The former Google consultant and co-founder of VoiceStar continues to help his company grow by coming up with innovative ideas like Type-In. Type-In turns CAPTCHAs into ads. According to Solve Media, this technique increases brand recall by 111%. The company was serving 625,000 CAPTCHA interviews per day back in July.

79. Vivek Sharma and Michael Nutt

Co-Founders, Moveable Ink

The General Assembly-based startup adds dynamic features to email. The average person reads 75 emails per day, and Movable Ink helps companies make theirs stand out in the morass.

Sharma previously worked at Cisco systems, while Nutt helped project development at Gilt Groupe and Limewire.

78. John Borthwick

CEO, Betaworks

John leads the prominent NYC startup incubator, Betaworks. In the past, Betaworks was half investment and half operating startups. Going forward it will be more focused on running and developing startups.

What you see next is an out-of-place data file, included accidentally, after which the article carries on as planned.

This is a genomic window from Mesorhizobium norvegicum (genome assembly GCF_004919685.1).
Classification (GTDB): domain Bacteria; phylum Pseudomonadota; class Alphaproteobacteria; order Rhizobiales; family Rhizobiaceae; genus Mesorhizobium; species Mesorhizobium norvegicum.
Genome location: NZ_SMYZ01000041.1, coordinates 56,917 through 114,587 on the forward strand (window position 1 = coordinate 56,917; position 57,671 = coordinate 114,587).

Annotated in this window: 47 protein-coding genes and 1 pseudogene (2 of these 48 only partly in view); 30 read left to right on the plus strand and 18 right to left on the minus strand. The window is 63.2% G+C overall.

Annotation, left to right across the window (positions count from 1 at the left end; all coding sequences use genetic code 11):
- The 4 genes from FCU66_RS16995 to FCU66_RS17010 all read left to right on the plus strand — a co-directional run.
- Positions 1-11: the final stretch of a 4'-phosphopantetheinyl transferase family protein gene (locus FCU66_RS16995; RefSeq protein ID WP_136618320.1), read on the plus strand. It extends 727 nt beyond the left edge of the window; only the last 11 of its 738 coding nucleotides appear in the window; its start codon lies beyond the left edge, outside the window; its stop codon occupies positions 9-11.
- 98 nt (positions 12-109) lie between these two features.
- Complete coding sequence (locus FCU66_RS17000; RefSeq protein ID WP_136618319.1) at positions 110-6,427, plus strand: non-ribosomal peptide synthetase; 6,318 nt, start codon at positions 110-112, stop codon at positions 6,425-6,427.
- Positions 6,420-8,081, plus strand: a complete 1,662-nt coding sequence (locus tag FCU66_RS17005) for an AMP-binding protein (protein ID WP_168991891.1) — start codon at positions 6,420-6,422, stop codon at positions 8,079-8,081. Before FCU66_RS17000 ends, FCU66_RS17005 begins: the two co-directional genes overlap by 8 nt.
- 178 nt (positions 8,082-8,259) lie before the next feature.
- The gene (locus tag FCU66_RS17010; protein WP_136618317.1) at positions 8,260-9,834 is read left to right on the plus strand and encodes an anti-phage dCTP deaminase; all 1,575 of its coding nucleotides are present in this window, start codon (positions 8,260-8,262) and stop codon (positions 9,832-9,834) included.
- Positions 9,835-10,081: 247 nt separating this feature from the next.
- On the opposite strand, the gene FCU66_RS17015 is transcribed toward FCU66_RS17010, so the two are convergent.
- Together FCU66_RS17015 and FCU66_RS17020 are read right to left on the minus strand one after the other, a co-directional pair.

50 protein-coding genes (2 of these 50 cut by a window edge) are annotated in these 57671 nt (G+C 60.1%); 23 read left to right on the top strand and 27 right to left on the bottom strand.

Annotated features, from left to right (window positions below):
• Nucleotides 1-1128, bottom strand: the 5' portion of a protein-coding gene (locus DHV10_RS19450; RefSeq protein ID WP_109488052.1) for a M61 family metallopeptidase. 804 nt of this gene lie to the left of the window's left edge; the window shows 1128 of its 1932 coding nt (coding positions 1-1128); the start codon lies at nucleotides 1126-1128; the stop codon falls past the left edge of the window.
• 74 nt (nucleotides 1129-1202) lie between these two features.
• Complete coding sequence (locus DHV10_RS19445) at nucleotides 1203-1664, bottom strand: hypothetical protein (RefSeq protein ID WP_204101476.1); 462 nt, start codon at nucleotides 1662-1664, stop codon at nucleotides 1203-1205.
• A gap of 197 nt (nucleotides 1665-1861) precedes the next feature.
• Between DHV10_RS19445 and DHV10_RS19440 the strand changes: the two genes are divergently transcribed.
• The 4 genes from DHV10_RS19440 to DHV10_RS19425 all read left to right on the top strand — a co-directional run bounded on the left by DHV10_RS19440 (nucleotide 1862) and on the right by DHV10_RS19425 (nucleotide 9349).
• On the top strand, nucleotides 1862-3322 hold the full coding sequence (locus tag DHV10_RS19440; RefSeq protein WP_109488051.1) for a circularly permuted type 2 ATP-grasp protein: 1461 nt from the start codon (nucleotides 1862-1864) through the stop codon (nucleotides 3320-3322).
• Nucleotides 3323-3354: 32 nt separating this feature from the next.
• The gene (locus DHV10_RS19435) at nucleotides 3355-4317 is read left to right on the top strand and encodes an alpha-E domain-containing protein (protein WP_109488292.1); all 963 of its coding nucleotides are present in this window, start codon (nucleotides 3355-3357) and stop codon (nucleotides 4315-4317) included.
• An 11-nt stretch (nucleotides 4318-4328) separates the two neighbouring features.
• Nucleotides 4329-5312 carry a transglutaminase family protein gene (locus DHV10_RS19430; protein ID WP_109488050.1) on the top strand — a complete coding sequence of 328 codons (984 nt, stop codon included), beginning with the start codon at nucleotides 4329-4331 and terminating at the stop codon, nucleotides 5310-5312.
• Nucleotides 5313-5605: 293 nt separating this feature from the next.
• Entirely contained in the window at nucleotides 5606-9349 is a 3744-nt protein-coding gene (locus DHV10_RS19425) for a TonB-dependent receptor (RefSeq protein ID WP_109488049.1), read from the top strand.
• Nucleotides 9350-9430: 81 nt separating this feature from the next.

77. Greg Clayman, Jesse Angelo

Editor-In-Chief and Publisher, The Daily

Clayman and Angelo are running a pretty bold experiment from News Corp. They are in charge of making the tablet computer-only newspaper a financial success. So far, they have 80,000 subscribers, which is well short of the millions CEO Rupert Murdoch expects. But, it's still early.

76. Greg Coleman

President, Criteo

Coleman helped ad sales grow at Huffington Post until AOL bought the site. He didn't stick around, but he did get paid form AOL. Coleman's last job before joining HuffPo was at -- you guessed it -- AOL. He was pushed out, with a big severance, when Tim Armstrong took over. It's pretty cool that he's managed to wrangle two huge payouts from the declining dial-up provider, right? He's now at Criteo, an advertising company specializing in re-targeting consumers.

75. Marissa Campise and David Pakman

VP and Partner (respectively), Venrock

Pakman snagged Campise from Greylock with an 'aggressive offer' in May 2011. The venture capital all-star spent a year under the tutelage of Alan Patricof learned the ins and outs of Series A funding before decamping to Venrock, which focuses on early-stage investments. Before joining the VC world, Pakman served as CEO of eMusic and founded Myplay Inc. in 1999.